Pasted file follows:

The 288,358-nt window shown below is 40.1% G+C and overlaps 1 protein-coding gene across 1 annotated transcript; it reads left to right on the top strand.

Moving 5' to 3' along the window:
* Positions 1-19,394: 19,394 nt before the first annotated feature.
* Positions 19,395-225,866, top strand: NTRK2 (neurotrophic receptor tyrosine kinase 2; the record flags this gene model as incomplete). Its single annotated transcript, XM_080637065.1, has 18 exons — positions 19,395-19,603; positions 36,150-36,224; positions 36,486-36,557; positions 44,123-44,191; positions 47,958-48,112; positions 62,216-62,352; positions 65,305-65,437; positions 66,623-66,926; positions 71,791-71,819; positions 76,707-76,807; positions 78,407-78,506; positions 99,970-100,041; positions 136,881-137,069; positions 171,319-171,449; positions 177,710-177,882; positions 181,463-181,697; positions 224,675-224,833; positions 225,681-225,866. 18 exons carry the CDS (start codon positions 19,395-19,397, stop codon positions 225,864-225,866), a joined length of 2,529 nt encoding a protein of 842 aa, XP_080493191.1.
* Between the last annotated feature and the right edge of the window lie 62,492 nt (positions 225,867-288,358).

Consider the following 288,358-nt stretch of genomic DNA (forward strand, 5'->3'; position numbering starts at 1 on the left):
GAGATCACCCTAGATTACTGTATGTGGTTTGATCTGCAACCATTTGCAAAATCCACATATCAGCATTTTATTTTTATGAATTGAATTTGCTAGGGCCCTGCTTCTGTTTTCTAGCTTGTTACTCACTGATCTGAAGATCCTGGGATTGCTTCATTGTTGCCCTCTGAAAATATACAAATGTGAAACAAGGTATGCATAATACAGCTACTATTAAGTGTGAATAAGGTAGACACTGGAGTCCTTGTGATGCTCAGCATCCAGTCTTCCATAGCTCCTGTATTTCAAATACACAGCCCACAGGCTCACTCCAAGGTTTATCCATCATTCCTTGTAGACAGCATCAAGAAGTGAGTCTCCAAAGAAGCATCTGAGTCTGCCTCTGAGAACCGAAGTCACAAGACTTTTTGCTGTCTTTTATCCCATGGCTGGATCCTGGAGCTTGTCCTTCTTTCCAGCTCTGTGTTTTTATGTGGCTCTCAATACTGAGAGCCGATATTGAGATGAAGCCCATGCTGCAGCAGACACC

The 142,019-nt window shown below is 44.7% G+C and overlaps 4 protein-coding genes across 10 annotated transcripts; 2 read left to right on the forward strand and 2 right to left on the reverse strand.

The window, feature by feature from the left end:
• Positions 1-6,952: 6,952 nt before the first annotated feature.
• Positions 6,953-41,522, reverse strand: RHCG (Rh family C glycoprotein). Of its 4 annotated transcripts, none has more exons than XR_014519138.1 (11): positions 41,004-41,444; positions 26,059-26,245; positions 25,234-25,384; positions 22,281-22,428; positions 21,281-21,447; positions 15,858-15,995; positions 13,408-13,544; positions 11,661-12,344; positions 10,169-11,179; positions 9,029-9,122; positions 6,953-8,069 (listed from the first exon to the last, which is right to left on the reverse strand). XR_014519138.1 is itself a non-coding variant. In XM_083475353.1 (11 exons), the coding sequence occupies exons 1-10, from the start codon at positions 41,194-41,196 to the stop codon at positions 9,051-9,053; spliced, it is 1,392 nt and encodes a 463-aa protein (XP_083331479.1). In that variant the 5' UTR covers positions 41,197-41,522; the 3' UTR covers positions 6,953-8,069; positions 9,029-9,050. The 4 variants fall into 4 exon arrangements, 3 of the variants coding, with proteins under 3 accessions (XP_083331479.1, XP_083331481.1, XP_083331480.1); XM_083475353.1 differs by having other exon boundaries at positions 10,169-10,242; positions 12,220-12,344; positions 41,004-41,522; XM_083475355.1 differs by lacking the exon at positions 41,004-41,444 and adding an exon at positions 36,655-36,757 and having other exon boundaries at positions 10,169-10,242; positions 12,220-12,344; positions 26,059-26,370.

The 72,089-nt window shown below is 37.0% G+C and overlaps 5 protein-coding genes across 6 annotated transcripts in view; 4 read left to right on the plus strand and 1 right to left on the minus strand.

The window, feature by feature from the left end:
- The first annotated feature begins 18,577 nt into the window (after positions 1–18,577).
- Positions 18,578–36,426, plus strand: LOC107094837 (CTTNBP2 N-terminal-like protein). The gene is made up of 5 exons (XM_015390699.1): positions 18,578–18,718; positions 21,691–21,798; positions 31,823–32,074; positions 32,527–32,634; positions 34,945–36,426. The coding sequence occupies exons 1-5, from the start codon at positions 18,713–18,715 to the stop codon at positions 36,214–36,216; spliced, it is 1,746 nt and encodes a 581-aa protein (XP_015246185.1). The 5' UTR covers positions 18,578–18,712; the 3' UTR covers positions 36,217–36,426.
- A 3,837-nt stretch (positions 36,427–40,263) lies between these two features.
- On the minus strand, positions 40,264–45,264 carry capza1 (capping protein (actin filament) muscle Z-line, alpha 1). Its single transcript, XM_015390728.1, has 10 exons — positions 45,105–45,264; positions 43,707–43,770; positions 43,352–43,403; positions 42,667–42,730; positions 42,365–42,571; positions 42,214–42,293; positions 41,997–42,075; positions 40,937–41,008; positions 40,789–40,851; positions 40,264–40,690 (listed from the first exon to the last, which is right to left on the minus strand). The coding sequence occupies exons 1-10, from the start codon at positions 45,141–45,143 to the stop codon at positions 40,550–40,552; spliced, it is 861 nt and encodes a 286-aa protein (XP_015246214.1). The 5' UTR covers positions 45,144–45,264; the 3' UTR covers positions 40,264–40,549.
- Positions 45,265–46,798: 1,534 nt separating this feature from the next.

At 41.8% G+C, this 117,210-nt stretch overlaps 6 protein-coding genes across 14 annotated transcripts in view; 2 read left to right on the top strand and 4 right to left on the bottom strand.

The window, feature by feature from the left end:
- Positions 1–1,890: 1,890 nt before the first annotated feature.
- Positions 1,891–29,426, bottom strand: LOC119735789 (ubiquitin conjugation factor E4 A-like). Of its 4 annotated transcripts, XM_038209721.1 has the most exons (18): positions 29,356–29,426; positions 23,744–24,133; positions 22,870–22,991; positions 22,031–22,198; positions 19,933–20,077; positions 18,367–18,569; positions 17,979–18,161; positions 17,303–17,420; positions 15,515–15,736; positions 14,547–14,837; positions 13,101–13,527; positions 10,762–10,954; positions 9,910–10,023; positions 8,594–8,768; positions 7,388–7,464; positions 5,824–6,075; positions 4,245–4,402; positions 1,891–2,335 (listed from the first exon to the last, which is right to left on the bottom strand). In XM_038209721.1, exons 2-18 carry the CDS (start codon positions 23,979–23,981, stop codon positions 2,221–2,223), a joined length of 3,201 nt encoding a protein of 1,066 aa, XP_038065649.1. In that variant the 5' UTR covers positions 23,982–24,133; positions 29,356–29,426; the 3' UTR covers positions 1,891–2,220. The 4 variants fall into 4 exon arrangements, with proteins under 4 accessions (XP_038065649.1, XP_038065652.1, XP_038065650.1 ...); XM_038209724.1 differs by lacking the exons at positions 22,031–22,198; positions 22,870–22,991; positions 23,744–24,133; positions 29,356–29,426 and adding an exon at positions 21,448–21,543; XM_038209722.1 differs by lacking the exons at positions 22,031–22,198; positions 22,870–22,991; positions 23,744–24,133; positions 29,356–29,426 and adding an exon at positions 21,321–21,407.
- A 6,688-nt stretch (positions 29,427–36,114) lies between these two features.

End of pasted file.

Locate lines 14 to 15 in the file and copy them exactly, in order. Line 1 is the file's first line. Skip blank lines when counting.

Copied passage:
- The first annotated feature begins 18,577 nt into the window (after positions 1–18,577).
- Positions 18,578–36,426, plus strand: LOC107094837 (CTTNBP2 N-terminal-like protein). The gene is made up of 5 exons (XM_015390699.1): positions 18,578–18,718; positions 21,691–21,798; positions 31,823–32,074; positions 32,527–32,634; positions 34,945–36,426. The coding sequence occupies exons 1-5, from the start codon at positions 18,713–18,715 to the stop codon at positions 36,214–36,216; spliced, it is 1,746 nt and encodes a 581-aa protein (XP_015246185.1). The 5' UTR covers positions 18,578–18,712; the 3' UTR covers positions 36,217–36,426.